Page by Page Books
Read Books Online, for Free
The Club of Queer Trades Gilbert K. Chesterton

The Awful Reason of the Vicar's Visit

Page 3 of 13

Table Of Contents: The Club of Queer Trades

Previous Page

Next Page

Previous Chapter

Next Chapter

More Books

More by this Author

"I have never heard of it," I said, "as among the duties of a clergyman. But I am not well up in church matters. Excuse me if perhaps I failed to follow you correctly. Dressed up--as what?"

"As an old woman," said the vicar solemnly, "as an old woman."

I thought in my heart that it required no great transformation to make an old woman of him, but the thing was evidently more tragic than comic, and I said respectfully:

"May I ask how it occurred?"

"I will begin at the beginning," said Mr Shorter, "and I will tell my story with the utmost possible precision. At seventeen minutes past eleven this morning I left the vicarage to keep certain appointments and pay certain visits in the village. My first visit was to Mr Jervis, the treasurer of our League of Christian Amusements, with whom I concluded some business touching the claim made by Parkes the gardener in the matter of the rolling of our tennis lawn. I then visited Mrs Arnett, a very earnest churchwoman, but permanently bedridden. She is the author of several small works of devotion, and of a book of verse, entitled (unless my memory misleads me) Eglantine."

He uttered all this not only with deliberation, but with something that can only be called, by a contradictory phrase, eager deliberation. He had, I think, a vague memory in his head of the detectives in the detective stories, who always sternly require that nothing should be kept back.

We have hundreds more books for your enjoyment. Read them all!

"I then proceeded," he went on, with the same maddening conscientiousness of manner, "to Mr Carr (not Mr James Carr, of course; Mr Robert Carr) who is temporarily assisting our organist, and having consulted with him (on the subject of a choir boy who is accused, I cannot as yet say whether justly or not, of cutting holes in the organ pipes), I finally dropped in upon a Dorcas meeting at the house of Miss Brett. The Dorcas meetings are usually held at the vicarage, but my wife being unwell, Miss Brett, a newcomer in our village, but very active in church work, had very kindly consented to hold them. The Dorcas society is entirely under my wife's management as a rule, and except for Miss Brett, who, as I say, is very active, I scarcely know any members of it. I had, however, promised to drop in on them, and I did so.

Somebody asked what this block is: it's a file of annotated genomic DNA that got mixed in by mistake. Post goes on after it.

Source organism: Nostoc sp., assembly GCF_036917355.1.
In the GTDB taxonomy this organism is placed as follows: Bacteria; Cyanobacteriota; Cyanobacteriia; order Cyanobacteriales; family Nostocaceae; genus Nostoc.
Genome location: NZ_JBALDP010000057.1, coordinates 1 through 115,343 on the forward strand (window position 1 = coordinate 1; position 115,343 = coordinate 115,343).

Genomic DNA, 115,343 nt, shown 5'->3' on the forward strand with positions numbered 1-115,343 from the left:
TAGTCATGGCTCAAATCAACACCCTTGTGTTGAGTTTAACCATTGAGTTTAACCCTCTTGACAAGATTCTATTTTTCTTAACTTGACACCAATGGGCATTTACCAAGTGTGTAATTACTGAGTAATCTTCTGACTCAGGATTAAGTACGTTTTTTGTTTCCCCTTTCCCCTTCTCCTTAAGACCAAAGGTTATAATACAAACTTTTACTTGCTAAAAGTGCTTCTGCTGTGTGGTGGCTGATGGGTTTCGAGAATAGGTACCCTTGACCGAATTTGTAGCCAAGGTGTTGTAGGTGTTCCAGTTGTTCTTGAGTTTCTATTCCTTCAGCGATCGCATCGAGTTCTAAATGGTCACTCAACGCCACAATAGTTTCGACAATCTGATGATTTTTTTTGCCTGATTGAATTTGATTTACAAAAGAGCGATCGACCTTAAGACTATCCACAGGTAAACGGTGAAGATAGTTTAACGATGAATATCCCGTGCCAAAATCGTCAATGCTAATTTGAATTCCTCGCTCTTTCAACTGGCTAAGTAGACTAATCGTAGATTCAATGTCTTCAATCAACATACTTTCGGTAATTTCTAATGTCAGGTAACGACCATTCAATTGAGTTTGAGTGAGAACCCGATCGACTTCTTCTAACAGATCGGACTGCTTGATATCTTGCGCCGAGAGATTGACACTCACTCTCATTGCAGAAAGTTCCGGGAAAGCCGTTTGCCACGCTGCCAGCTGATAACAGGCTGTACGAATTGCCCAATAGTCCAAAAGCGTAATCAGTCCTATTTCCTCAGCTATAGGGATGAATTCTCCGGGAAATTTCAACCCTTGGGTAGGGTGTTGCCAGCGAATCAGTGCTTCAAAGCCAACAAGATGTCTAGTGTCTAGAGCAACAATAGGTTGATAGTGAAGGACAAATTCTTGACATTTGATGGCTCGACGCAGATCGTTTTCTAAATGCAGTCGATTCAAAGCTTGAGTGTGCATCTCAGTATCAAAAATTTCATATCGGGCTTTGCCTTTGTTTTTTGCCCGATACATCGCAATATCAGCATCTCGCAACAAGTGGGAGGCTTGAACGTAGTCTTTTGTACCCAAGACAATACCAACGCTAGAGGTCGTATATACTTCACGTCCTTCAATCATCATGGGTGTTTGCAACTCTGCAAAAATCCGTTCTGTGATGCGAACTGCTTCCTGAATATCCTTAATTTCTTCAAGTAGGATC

"When I arrived there were only four other maiden ladies with Miss Brett, but they were sewing very busily. It is very difficult, of course, for any person, however strongly impressed with the necessity in these matters of full and exact exposition of the facts, to remember and repeat the actual details of a conversation, particularly a conversation which (though inspired with a most worthy and admirable zeal for good work) was one which did not greatly impress the hearer's mind at the time and was in fact--er--mostly about socks. I can, however, remember distinctly that one of the spinster ladies (she was a thin person with a woollen shawl, who appeared to feel the cold, and I am almost sure she was introduced to me as Miss James) remarked that the weather was very changeable. Miss Brett then offered me a cup of tea, which I accepted, I cannot recall in what words. Miss Brett is a short and stout lady with white hair. The only other figure in the group that caught my attention was a Miss Mowbray, a small and neat lady of aristocratic manners, silver hair, and a high voice and colour. She was the most emphatic member of the party; and her views on the subject of pinafores, though expressed with a natural deference to myself, were in themselves strong and advanced. Beside her (although all five ladies were dressed simply in black) it could not be denied that the others looked in some way what you men of the world would call dowdy.

Page 3 of 13 Previous Page   Next Page
Who's On Your Reading List?
Read Classic Books Online for Free at
Page by Page Books.TM
The Club of Queer Trades
Gilbert K. Chesterton

Home | More Books | About Us | Copyright 2004